Read more about the innovative structures that will make up the Living Village. The public is welcome to tour the village and speak with student participants, who also will be blogging their experiences.

The Living Village also will host a special event at 6:30 p.m. Thursday, April 19, designed to spotlight approaches to preserve culture among populations that are housed long-term in refugee camps.

Written by Kimberly Cobb

> Learn more about the Living Village and the week’s events from SMU News
> Follow the Living Village students at their SMU Adventures blog
> Visit the Engineering & Humanity Week website

April 17, 2012|Calendar Highlights, News|

Research Spotlight: Seeking solutions for unsafe water

Supported by a $270,000 grant from the United Nations High Commissioner for Refugees and additional SMU funds, faculty member Andrew Quicksall and his graduate students in the University’s Lyle School of Engineering are collecting water samples in UNHCR refugee camps, bringing samples back to SMU for analysis, and training workers in and around the camps to test water supplies.

The group will integrate information from multiple sources to develop a database that will help UNHCR planners provide safer drinking water in existing and future camps.

“They’ve asked us to build out a whole picture, truly worldwide, for what’s in the drinking water in refugee camps,” said Quicksall, J. Lindsay Embrey Trustee Assistant Professor in the Lyle School. “So we’re going to go on-site, collect water, analyze some in the field and bring quite a bit of water back to our SMU laboratories and get a full picture.”

The database developed by Quicksall’s group will identify contaminants in drinking water and allow UNHCR officials to track water quality in the camps over time. Some water quality problems are indigenous to the regions where the camps are situated, some develop over time, and some are the nearly instant consequence of thousands of people collecting in unsuitable locations to escape war and famine faster than sanitary infrastructure can be built.

For example, the agreement with UNHCR commits Quicksall’s team to investigate critical water issues in Dadaab, Kenya – home to the largest refugee complex in the world. Nearly half a million people are concentrated in three camps there, many living in makeshift shelters of twigs, reeds and scraps. Refugees pouring across the border to escape war and famine in Somalia continue to face shortages of food, water, shelter and sanitation hazards there.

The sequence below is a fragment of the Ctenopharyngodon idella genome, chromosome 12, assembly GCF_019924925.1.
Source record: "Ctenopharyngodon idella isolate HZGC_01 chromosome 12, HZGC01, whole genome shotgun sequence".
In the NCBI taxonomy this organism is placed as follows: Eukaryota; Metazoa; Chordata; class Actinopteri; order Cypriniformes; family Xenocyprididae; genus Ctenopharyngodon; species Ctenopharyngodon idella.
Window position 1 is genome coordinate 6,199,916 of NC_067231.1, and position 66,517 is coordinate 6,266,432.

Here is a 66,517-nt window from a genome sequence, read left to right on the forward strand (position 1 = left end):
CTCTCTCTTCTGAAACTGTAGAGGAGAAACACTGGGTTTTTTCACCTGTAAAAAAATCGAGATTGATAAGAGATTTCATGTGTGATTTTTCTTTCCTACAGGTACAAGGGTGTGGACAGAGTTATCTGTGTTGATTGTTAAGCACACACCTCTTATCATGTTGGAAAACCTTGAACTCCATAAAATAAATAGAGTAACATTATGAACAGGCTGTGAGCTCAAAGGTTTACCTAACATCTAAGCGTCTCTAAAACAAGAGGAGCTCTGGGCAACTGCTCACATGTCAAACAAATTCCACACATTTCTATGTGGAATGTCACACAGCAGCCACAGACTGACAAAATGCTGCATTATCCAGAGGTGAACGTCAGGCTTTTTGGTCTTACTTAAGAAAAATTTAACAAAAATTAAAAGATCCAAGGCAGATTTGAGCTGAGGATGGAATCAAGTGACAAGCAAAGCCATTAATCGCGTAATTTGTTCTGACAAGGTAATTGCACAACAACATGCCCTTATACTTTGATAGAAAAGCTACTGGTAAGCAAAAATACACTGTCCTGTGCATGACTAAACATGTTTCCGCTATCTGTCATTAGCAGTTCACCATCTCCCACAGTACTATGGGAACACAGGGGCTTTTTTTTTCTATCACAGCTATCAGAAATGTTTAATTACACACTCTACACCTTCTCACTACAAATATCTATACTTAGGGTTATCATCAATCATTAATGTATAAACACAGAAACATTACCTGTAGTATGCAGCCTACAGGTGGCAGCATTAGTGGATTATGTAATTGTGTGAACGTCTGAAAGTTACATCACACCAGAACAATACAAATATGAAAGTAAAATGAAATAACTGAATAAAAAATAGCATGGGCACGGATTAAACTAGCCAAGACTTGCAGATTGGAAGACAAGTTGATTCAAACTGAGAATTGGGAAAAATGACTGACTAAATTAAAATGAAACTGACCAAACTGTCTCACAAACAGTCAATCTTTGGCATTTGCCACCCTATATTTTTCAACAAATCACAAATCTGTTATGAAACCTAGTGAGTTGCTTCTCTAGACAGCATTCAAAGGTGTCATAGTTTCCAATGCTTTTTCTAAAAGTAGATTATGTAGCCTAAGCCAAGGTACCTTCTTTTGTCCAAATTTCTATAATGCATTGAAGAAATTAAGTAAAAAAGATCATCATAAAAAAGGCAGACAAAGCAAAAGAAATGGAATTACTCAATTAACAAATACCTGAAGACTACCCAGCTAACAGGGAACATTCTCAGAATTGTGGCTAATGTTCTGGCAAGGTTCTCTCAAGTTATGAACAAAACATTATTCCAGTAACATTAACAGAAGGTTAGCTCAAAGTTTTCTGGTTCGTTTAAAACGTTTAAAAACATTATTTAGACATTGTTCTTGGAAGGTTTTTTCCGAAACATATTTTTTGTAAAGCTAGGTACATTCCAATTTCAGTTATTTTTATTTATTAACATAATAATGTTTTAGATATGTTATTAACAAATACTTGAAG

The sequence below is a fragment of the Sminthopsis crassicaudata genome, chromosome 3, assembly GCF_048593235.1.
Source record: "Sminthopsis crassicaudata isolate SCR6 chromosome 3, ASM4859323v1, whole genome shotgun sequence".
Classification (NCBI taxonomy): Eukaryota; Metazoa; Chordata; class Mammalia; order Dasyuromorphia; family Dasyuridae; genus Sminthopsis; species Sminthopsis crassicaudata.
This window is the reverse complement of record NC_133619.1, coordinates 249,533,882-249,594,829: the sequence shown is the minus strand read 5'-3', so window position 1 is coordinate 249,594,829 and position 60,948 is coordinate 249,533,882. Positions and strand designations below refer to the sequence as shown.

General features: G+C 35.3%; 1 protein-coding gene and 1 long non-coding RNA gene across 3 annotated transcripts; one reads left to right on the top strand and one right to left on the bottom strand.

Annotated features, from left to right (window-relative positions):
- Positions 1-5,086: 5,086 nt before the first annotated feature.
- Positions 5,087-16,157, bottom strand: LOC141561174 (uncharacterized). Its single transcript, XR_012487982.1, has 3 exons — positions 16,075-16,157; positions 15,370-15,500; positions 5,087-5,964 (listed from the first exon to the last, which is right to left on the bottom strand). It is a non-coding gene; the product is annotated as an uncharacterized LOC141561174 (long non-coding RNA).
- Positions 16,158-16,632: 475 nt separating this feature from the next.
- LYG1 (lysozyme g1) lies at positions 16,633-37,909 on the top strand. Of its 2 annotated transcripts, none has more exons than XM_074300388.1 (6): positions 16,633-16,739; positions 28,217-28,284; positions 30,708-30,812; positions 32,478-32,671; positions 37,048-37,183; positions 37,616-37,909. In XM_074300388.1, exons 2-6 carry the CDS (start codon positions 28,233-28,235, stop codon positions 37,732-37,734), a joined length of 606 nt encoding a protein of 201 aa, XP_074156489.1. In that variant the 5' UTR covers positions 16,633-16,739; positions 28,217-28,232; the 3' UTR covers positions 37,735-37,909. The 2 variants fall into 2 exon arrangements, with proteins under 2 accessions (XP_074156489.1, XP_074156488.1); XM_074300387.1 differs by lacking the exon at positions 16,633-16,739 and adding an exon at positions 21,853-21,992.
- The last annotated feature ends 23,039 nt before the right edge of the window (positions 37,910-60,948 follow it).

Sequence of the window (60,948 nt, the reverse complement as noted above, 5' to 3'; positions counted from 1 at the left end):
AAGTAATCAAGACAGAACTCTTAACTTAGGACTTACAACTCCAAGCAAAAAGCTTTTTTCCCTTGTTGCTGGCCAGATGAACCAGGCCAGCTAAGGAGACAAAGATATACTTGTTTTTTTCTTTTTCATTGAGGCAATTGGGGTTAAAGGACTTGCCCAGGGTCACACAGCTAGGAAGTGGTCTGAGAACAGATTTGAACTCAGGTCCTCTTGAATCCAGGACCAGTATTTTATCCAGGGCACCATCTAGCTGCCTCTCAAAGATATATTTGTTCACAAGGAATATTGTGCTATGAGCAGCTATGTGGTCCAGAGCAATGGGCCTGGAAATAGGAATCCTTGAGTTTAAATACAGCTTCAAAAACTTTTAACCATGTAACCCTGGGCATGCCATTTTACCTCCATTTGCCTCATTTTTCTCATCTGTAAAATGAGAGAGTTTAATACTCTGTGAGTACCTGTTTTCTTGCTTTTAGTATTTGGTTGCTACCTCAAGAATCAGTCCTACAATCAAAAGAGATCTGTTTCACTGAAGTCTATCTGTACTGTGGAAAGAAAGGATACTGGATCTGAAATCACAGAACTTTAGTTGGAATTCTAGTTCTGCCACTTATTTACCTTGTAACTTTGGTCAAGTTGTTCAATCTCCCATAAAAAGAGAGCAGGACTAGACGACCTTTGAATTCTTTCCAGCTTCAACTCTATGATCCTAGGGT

“The technical challenges of supporting refugee populations of this size will require that our teams stay engaged with the UNHCR for years to come,” said Geoffrey Orsak, dean of the SMU Lyle School of Engineering. “Fortunately, our new Hunt Institute for Engineering and Humanity makes it possible to lead efforts of this magnitude nearly anywhere on the globe.”

Some camps have safe drinking water available, but the taste is so off-putting that residents seek out other sources. In Nakivale, Uganda, for example, the high iron content in well water drives refugees to drink surface water that is frequently contaminated with coliform bacteria. Quicksall’s group also will investigate methods of improving the taste of such safe, but unpalatable, drinking water.

Preliminary research results have revealed problematic concentrations of iodide in drinking water at Dadaab and fluoride in both Southern Uganda and Kakukma, Kenya. Some types of contaminants may not create problems short-term, Quicksall explains, but create severe health issues for people over the long term – particularly children and the elderly. His study group will have the opportunity to both recommend and implement remediation methods for those problem water sources, he said.

“To work with the science in the lab and see it applied internationally — I don’t think there is an opportunity like this anywhere else,” said graduate student Drew Aleto, a member of Quicksall’s study team.

Written by Kimberly Cobb

> Read the full story at the SMU Research blog

November 3, 2011|Research|